How To Lower Your Bounce Rate With Interesting Blog Content

by Rita Kreig March 9th, 2015 

Rita Kreig

Rita Kreig is the Inbound Marketer at Magoosh, an online test-prep startup in Berkeley, CA. She earned her Masters of Pacific International Affairs from UC San Diego, where she also studied nonprofit management. Rita loves all things education, marketing, and community development – be it creating and sharing new content or analyzing metrics. Follow Rita on Twitter and Google+.


They Came, They Saw, They Left

Having a blog post with a 90% bounce rate is like throwing a party where everyone walks in your front door, looks around, and then promptly leaves. Also known as … not good.


We all know that a certain degree of bounce rate is inevitable for any content, particularly when we are dealing with blog posts and blog landing pages.

When I promoted my first infographic, I remember being shocked by the above-average bounce rate on the content. It was beautiful, it had been user-tested with great results, and our promotions generated tons of views, feedback, and social shares.

What I didn’t realize at the time is that Google defines bounce rate as “the percentage of single-page sessions.” 

Here is Google’s exact definition:

Screen Shot 2015-02-24 at 2.37.15 PM.png

Meaning, the problem wasn’t necessarily with my infographic, but with the fact that my visitors came for the infographic, saw what they came for, and then left. They weren’t intrigued by, or interested in, the other content being offered.

My infographic wasn’t a failure! But the rest of my blog wasn’t doing a great job at sparking my audience’s interest.

Basically, they came to the party for the canaps and said, “I’m out” before the main course. It was a bummer, but also a valuable learning experience that taught me quite a bit about the relationship between interesting content and bounce rate.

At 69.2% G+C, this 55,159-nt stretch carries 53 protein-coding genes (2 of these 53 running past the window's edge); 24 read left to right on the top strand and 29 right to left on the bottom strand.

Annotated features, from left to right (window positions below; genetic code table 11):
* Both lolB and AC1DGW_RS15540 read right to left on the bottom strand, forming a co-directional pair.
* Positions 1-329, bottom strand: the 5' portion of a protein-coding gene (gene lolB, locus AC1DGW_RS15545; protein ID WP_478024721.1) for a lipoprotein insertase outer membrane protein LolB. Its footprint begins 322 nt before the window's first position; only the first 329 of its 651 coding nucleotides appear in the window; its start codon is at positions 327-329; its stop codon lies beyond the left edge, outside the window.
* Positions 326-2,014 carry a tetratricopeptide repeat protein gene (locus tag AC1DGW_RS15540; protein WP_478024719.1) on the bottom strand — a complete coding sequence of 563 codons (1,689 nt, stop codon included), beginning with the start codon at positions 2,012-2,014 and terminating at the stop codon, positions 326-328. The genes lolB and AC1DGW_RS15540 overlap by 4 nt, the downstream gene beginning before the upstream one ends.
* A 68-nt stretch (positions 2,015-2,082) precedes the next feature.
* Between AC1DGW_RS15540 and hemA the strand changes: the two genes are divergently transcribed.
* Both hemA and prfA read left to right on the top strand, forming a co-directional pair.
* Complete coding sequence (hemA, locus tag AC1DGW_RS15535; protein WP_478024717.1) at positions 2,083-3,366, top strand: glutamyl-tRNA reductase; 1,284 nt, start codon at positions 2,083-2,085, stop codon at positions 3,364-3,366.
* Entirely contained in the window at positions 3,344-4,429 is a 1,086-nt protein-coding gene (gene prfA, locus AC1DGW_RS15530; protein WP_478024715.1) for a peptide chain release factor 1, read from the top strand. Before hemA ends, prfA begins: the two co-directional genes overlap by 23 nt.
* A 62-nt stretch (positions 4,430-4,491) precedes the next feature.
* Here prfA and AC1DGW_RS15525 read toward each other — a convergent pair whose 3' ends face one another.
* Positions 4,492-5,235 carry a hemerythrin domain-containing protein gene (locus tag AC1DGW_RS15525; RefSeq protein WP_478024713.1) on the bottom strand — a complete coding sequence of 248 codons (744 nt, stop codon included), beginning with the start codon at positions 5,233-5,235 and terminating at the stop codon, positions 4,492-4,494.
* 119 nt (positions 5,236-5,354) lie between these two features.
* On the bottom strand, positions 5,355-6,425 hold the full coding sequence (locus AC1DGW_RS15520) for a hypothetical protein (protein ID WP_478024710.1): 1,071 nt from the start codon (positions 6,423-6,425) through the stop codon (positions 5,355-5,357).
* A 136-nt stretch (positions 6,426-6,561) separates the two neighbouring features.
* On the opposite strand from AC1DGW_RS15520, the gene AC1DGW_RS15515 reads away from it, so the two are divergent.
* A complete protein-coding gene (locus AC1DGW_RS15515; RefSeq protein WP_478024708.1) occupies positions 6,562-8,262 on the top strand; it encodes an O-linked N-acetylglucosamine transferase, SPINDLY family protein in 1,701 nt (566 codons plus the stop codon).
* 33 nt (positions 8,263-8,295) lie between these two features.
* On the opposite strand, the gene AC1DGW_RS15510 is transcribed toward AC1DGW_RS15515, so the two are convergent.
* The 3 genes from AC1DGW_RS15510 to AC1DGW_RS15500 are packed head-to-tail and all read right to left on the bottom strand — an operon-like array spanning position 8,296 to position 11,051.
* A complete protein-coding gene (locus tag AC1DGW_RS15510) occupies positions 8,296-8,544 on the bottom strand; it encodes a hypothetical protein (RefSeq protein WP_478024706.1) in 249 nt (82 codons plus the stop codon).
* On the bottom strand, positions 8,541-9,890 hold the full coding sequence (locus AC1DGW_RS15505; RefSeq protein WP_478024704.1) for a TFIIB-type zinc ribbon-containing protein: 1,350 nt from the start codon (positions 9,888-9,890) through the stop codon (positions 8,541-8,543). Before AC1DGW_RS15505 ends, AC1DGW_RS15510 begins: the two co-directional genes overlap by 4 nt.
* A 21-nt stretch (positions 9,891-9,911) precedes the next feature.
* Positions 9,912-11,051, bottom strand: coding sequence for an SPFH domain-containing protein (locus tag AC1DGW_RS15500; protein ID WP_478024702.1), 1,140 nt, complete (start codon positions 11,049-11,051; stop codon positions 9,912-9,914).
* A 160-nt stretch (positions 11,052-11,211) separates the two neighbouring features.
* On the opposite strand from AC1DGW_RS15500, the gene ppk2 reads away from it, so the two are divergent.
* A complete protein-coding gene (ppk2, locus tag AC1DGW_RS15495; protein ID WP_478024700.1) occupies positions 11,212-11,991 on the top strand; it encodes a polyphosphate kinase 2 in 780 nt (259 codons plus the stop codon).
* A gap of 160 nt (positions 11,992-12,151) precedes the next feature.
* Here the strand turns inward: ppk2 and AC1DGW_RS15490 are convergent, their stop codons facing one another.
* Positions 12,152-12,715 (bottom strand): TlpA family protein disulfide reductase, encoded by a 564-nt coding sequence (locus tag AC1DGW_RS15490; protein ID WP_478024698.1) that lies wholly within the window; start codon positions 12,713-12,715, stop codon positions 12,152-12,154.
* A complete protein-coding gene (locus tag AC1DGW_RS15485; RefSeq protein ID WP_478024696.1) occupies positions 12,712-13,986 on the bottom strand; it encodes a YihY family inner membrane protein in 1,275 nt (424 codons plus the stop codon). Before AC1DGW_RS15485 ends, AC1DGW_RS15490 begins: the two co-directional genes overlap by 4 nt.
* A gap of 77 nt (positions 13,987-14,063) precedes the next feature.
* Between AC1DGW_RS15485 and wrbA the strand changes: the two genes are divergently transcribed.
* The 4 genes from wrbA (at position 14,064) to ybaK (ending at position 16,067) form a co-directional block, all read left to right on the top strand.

Assumption Time

Before we discuss bounce rate problems and solutions in greater detail, we need to cover some basic assumptions. Let’s all start on the same page, so to speak.

Things we all know to be true:

  • A high bounce rate is correlated with a decrease in page and site rankings. Google takes note of your bounce rate and decides that a high one means the quality of traffic to your site is low. Evidence shows that a high bounce rate can have harmful effects on your page and domain authority .
  • “High bounce rate” means something different for different types of blogs and content. You have to know your site and your industry to determine which content is in the danger zone.
  • Some bounce is okay, but you need to learn to minimize it to stave off adverse effects.
  • Decreasing bounce rate can help improve your site’s conversion rate.
  • Some types of high bounce rate are caused by technical issues on your site. We aren’t addressing those here.

Often, the reason your content has a high bounce rate is because:

  1. The user experience isn’t great.